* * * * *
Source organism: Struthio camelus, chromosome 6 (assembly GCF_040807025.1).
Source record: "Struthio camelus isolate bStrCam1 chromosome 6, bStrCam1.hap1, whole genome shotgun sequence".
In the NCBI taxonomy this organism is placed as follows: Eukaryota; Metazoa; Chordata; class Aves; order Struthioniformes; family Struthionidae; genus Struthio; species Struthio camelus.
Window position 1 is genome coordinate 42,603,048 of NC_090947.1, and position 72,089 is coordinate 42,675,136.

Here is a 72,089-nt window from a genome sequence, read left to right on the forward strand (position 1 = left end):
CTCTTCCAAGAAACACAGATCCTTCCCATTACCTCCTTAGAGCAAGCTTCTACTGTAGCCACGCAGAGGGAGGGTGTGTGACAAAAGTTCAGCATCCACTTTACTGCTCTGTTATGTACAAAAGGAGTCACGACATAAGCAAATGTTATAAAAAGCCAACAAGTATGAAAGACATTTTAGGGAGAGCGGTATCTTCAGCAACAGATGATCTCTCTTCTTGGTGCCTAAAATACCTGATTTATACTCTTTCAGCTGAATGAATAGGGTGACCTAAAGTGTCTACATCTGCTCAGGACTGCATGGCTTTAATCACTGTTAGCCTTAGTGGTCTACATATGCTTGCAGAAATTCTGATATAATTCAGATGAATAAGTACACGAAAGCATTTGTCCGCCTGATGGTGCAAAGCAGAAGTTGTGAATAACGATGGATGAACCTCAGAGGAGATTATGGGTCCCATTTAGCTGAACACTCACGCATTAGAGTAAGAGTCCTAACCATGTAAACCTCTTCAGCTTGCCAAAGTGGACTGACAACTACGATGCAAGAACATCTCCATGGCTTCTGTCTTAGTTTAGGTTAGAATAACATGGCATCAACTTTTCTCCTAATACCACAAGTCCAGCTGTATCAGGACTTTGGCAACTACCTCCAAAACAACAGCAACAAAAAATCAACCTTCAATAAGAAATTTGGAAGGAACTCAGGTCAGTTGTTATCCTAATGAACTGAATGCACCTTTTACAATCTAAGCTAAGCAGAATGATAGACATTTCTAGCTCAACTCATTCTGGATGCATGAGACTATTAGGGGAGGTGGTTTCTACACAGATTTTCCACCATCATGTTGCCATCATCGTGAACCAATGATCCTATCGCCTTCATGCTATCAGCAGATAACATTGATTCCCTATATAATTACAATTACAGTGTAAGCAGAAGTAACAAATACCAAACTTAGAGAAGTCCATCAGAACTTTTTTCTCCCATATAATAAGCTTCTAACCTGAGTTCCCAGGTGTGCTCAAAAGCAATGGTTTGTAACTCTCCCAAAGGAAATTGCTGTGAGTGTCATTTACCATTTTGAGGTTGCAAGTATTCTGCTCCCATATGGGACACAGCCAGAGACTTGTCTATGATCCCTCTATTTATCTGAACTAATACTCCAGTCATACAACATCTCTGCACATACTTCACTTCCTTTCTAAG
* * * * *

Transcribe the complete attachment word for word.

Source organism: Struthio camelus, chromosome 6 (assembly GCF_040807025.1).
Source record: "Struthio camelus isolate bStrCam1 chromosome 6, bStrCam1.hap1, whole genome shotgun sequence".
In the NCBI taxonomy this organism is placed as follows: Eukaryota; Metazoa; Chordata; class Aves; order Struthioniformes; family Struthionidae; genus Struthio; species Struthio camelus.
Window position 1 is genome coordinate 42,603,048 of NC_090947.1, and position 72,089 is coordinate 42,675,136.

Here is a 72,089-nt window from a genome sequence, read left to right on the forward strand (position 1 = left end):
CTCTTCCAAGAAACACAGATCCTTCCCATTACCTCCTTAGAGCAAGCTTCTACTGTAGCCACGCAGAGGGAGGGTGTGTGACAAAAGTTCAGCATCCACTTTACTGCTCTGTTATGTACAAAAGGAGTCACGACATAAGCAAATGTTATAAAAAGCCAACAAGTATGAAAGACATTTTAGGGAGAGCGGTATCTTCAGCAACAGATGATCTCTCTTCTTGGTGCCTAAAATACCTGATTTATACTCTTTCAGCTGAATGAATAGGGTGACCTAAAGTGTCTACATCTGCTCAGGACTGCATGGCTTTAATCACTGTTAGCCTTAGTGGTCTACATATGCTTGCAGAAATTCTGATATAATTCAGATGAATAAGTACACGAAAGCATTTGTCCGCCTGATGGTGCAAAGCAGAAGTTGTGAATAACGATGGATGAACCTCAGAGGAGATTATGGGTCCCATTTAGCTGAACACTCACGCATTAGAGTAAGAGTCCTAACCATGTAAACCTCTTCAGCTTGCCAAAGTGGACTGACAACTACGATGCAAGAACATCTCCATGGCTTCTGTCTTAGTTTAGGTTAGAATAACATGGCATCAACTTTTCTCCTAATACCACAAGTCCAGCTGTATCAGGACTTTGGCAACTACCTCCAAAACAACAGCAACAAAAAATCAACCTTCAATAAGAAATTTGGAAGGAACTCAGGTCAGTTGTTATCCTAATGAACTGAATGCACCTTTTACAATCTAAGCTAAGCAGAATGATAGACATTTCTAGCTCAACTCATTCTGGATGCATGAGACTATTAGGGGAGGTGGTTTCTACACAGATTTTCCACCATCATGTTGCCATCATCGTGAACCAATGATCCTATCGCCTTCATGCTATCAGCAGATAACATTGATTCCCTATATAATTACAATTACAGTGTAAGCAGAAGTAACAAATACCAAACTTAGAGAAGTCCATCAGAACTTTTTTCTCCCATATAATAAGCTTCTAACCTGAGTTCCCAGGTGTGCTCAAAAGCAATGGTTTGTAACTCTCCCAAAGGAAATTGCTGTGAGTGTCATTTACCATTTTGAGGTTGCAAGTATTCTGCTCCCATATGGGACACAGCCAGAGACTTGTCTATGATCCCTCTATTTATCTGAACTAATACTCCAGTCATACAACATCTCTGCACATACTTCACTTCCTTTCTAAG